“Genetic, environmental and gender influences on attachment disorder behaviours,” H Minnis, J Reekie, D Young, T O’Connor, A Ronald, A Gray & R Plomin, British Journal of Psychiatry, 2007; 190:490-495. [DOI]
Behaviors suggestive of attachment disorder can be differentiated from common childhood emotional and behavioural problems and appear to be strongly genetically influenced, particularly in boys.

“Holding therapy and Dyadic Developmental Psychotherapy are not supported and acceptable social work interventions: a systematic research synthesis revisited,” M Pignotti & JA Mercer, Research on Social Work Practice, 2007; 17(4):513-519. [Abstract]
This article reexamines material discussed in a recent systematic research synthesis by Craven and Lee. The authors find that two of the interventions for foster children discussed by Craven and Lee were erroneously classified as supported by evidence of efficacy, and one, holding therapy, is shown to be potentially physically harmful to children. Detailed evidence is offered to show that holding therapy and dyadic developmental psychotherapy are not appropriately categorized as supported and acceptable interventions.

Psychological treatments that cause harm,” SO Lilienfeld, Perspectives on Psychological Science, 2007 Mar; 2(1):53-70.
The phrase
primum non nocere (“first, do no harm”) is a well accepted credo of the medical and mental health professions. Although emerging data indicate that several psychological treatments may produce harm in significant numbers of individuals, psychologists have until recently paid little attention to the problem of hazardous treatments. I critically evaluate and update earlier conclusions regarding deterioration effects in psychotherapy, outline methodological obstacles standing in the way of identifying potentially harmful therapies (PHTs), provide a provisional list of PHTs, discuss the implications of PHTs for clinical science and practice, and delineate fruitful areas for further research on PHTs. A heightened emphasis on PHTs should narrow the scientist–practitioner gap and safeguard mental health consumers against harm. Moreover, the literature on PHTs may provide insight into underlying mechanisms of change that cut across many domains of psychotherapy. The field of psychology should prioritize its efforts toward identifying PHTs and place greater emphasis on potentially dangerous than on empirically supported therapies.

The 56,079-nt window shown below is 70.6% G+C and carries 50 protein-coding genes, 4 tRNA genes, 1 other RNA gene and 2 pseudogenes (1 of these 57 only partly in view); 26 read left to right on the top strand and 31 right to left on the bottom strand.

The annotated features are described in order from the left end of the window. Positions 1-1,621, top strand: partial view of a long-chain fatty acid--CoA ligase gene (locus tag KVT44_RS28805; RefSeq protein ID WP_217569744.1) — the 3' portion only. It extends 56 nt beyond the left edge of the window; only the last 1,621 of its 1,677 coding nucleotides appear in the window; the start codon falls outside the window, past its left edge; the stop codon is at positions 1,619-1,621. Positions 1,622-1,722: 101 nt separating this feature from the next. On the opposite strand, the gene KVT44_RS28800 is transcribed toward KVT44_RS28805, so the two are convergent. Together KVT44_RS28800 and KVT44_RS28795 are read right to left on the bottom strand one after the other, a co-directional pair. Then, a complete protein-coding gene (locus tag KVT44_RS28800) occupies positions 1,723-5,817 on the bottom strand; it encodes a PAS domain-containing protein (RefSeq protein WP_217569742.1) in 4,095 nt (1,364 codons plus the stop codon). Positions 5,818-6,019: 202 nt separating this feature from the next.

Media Watch: “Wikipedia and ‘open source’ mental health information,” JA Mercer, Scientific Review of Mental Health Practice, 2007; 5(1):88-92.

“Destructive trends in alternative infant mental health approaches,” JA Mercer, Scientific Review of Mental Health Practice, 2007; 5(2):44-58.

“Shortcuts cause errors in systematic research syntheses: rethinking evaluation of mental health interventions,” JA Mercer & M Pignotti,
Scientific Review of Mental Health Practice, 2007; 5(2):59-77.


Report of the APSAC Task Force on attachment therapy, reactive attachment disorder, and attachment problems,” M Chaffin, RF Hanson, BE Saunders, T Nichols, D Barnett, CH Zeanah, L Berliner, B Egeland, E Newman, T Lyon, E LeTourneau & C Miller-Perrin, Child Maltreatment, 2006 Feb; 11(1):76-89.
Controversies have arisen about potentially harmful attachment therapy techniques used by a subset of attachment therapists. In this report, the Task Force reviews the controversy and makes recommendations for assessment, treatment, and practices. The report reflects American Professional Society on the Abuse of Children’s (APSAC) position and also was endorsed by the American Psychological Association’s Division 37 and the Division 37 Section on Child Maltreatment.

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Understanding Attachment: Parenthood, Child Care, and Emotional Development, Jean A. Mercer (Praeger, 2006).
Review by Emily Fenichel, Editor, Zero To Three Journal: “Clear, concise and engaging, Jean Mercer’s Understanding Attachment is a trustworthy guide for any reader who wants to learn about what the author calls the most important way of thinking of emotional development. Mercer goes back more than a century to describe psychoanalysts’ and ethologists’ contributions to understanding infants’ intense relationships to their caregivers.…After describing what we know about attachment and how we know it, Mercer ventures beyond the limits of research findings to suggest the implications of attachment theory for contemporary infants, young children, and parents.…She challenges makers of public policy, lawyers and judges, the child care community, and parents to make the effort to truly understand attachment – and to use new knowledge on behalf if all young children and families.”

Brain Overclaim Syndrome and criminal responsibility: a diagnostic note,” SJ Morse, Ohio State Journal of Criminal Law, 2006; 3:397-412.
This brief diagnostic note identifies a cognitive pathology, “Brain Overclaim Syndrome [BOS],” that often afflicts those inflamed by the fascinating new discoveries in the neurosciences. It begins by suggesting how one should think about the relation of neuroscience (or any other material explanation of human behavior) to criminal responsibility, distinguishing between internal and external critiques based on neuroscience. It then describes the signs and symptoms of BOS, the essential feature of which is to make claims about the implications of neuroscience for criminal responsibility that cannot be conceptually or empirically sustained. It then applies the diagnostic lens of BOS to the claims in Roper v. Simmons. Finally, the article recommends Cognitive Jurotherapy [CJ] as the therapy of choice for BOS.

Outsiders Within: Writing on Transracial Adoption, Jane Jeong Trenka, Julia Chinyere Oparah, and Sun Yung Shin, eds. (South End Press, 2006).
Product Description: